I have two mental hurdles with this PICC line, and one was getting it placed. Now that that's over, my next battle over the next six weeks is repulsion. With my first PICC line, I was repulsed to the point of barely moving my arm for several weeks and had difficulty sleeping. My first experience equipped me with a better frame of reference: I knew that I eventually got used to (as much as I could) my last line. I knew that during the last few weeks of treatment, I was able to finally administer the meds myself. (My husband did them EVERY DAY for nearly 3 months for me because I could hardly stand to look at it, let alone move.) This time, I hit the ground running: I met with the home nurse solo in order to learn how to administer the meds myself. Success.

I think about the actual problem very little. As with most things, this is probably a mixed blessing. Because I am so mentally preoccupied with being revolted by this setup in my arm, I'm hardly worried about healing. This is probably because 'healing' is a relative term for me. I'll never be 'NORMAL' (everyone's favorite word). I only get to swing for the fences of normal (harder than most people do) and hope that I'm actually playing baseball because it looks like there's a ball coming my way. (OMG, this is my first sports analogy.) And then once we figure out what sport I'm playing, I'm the alternate on the bench of NORMAL. This is my medical calling. And I'm only slightly less angry about it than I used to be. That's a start.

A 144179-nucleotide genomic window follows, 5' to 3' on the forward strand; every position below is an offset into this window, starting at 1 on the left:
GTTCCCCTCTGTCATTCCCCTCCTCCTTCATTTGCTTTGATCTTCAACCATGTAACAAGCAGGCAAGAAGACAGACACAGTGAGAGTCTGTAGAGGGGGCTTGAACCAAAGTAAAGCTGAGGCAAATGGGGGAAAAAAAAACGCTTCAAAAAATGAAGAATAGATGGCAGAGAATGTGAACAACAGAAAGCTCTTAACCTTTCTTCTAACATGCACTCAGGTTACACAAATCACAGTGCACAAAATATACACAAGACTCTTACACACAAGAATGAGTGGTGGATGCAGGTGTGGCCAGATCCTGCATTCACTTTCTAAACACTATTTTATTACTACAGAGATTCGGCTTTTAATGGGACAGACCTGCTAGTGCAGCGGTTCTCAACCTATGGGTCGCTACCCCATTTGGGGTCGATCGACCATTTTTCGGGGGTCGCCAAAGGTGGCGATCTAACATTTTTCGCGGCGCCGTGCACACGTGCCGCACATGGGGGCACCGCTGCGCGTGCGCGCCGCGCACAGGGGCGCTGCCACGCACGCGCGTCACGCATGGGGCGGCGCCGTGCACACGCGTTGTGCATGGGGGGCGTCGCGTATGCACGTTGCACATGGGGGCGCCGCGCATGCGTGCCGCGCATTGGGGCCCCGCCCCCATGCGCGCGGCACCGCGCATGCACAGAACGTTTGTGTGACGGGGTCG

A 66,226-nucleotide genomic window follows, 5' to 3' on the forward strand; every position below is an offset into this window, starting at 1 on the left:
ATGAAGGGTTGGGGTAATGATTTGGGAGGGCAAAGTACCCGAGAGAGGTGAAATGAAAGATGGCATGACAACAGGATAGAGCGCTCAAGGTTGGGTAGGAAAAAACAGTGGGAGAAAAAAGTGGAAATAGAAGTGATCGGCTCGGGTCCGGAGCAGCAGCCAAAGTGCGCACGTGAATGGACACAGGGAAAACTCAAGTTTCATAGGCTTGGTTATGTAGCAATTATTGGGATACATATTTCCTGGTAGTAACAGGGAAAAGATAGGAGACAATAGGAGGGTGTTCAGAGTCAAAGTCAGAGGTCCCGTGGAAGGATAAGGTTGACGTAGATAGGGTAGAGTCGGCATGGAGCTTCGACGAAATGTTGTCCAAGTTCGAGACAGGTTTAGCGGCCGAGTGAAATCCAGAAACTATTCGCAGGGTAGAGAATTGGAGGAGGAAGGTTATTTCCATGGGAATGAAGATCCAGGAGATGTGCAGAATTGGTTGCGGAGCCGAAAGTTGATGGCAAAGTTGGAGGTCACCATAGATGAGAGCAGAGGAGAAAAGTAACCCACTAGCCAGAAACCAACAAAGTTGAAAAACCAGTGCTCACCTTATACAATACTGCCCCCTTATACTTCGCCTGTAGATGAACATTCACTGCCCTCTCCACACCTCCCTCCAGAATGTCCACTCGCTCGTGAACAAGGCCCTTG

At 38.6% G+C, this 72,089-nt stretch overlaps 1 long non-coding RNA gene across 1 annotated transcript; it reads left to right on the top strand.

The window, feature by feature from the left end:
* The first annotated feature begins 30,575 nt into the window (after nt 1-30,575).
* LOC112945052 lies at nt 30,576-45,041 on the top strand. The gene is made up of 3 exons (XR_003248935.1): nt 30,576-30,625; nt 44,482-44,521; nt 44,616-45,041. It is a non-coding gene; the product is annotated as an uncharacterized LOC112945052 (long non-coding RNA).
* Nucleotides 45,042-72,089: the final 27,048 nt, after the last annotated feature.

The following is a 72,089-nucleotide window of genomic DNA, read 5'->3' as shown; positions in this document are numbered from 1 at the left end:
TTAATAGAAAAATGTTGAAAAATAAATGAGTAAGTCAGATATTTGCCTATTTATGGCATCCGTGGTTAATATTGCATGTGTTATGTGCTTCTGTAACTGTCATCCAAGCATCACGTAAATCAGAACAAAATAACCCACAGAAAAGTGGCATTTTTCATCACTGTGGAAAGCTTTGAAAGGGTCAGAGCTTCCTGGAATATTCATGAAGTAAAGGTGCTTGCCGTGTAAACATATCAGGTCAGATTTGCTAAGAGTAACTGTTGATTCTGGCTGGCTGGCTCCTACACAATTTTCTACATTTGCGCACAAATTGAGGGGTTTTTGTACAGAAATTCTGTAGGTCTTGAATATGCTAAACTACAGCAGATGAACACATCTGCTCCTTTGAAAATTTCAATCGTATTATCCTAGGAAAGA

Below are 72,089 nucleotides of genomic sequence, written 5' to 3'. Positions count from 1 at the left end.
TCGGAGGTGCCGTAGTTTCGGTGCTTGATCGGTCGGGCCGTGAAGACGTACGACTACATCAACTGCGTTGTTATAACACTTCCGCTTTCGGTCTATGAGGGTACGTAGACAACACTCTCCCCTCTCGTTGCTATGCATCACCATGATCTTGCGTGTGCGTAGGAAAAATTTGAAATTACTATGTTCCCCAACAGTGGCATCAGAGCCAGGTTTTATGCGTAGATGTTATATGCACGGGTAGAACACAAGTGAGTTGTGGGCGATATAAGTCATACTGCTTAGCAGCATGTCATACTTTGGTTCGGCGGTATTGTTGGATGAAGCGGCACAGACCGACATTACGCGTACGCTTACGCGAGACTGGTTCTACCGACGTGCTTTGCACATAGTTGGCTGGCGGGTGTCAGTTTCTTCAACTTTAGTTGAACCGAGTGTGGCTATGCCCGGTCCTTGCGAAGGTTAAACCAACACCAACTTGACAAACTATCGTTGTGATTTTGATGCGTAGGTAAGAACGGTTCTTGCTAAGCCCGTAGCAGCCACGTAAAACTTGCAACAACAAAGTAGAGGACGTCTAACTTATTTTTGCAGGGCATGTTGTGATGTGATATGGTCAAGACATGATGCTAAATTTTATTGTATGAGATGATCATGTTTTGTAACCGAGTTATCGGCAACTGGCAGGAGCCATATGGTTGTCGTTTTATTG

I have no feeling (neuropathy) in my feet, so I am luckily not plagued with physical pain. (Another mixed blessing.) For this reason, I bow down to anyone who has dealt with BIGGER medical issues. Is it helpful to remind people enduring medical issues that other people have bigger problems, so they should be grateful for the ones they have? No. However, this is a realization I came to myself for this particular issue. There are worse things I could be dealing with. And people enduring those issues look to someone else and think about how their own situations could be worse, and thus the cycle continues. When we come to this thought process ourselves the empathy helps us endure. Perhaps this is slightly selfish, but anyone going through medical drudgery would wish it upon very few people. If someone can look at me and feel better about that root canal they have next week, more power to them, because I'm thanking my lucky stars I'm not enduring the chemo the other patients in the infusion center were getting. I don't get a gold star of martyrdom for feeling for them, I am in their debt that their burden made mine look simple.

We all have problems, and this is mine. And this isn't the worst thing in the world. You could compare it to some issues and it could look extreme, while it could look minuscule in comparison to the plight of someone else. Either thank your lucky stars you're not me today, or scoff at my adversity. Today, I'm feeling a bit better than I was in my last post. But that won't stop me from medicating with cupcakes and retail, nor does it guarantee I will maintain this relatively positive attitude.

No comments: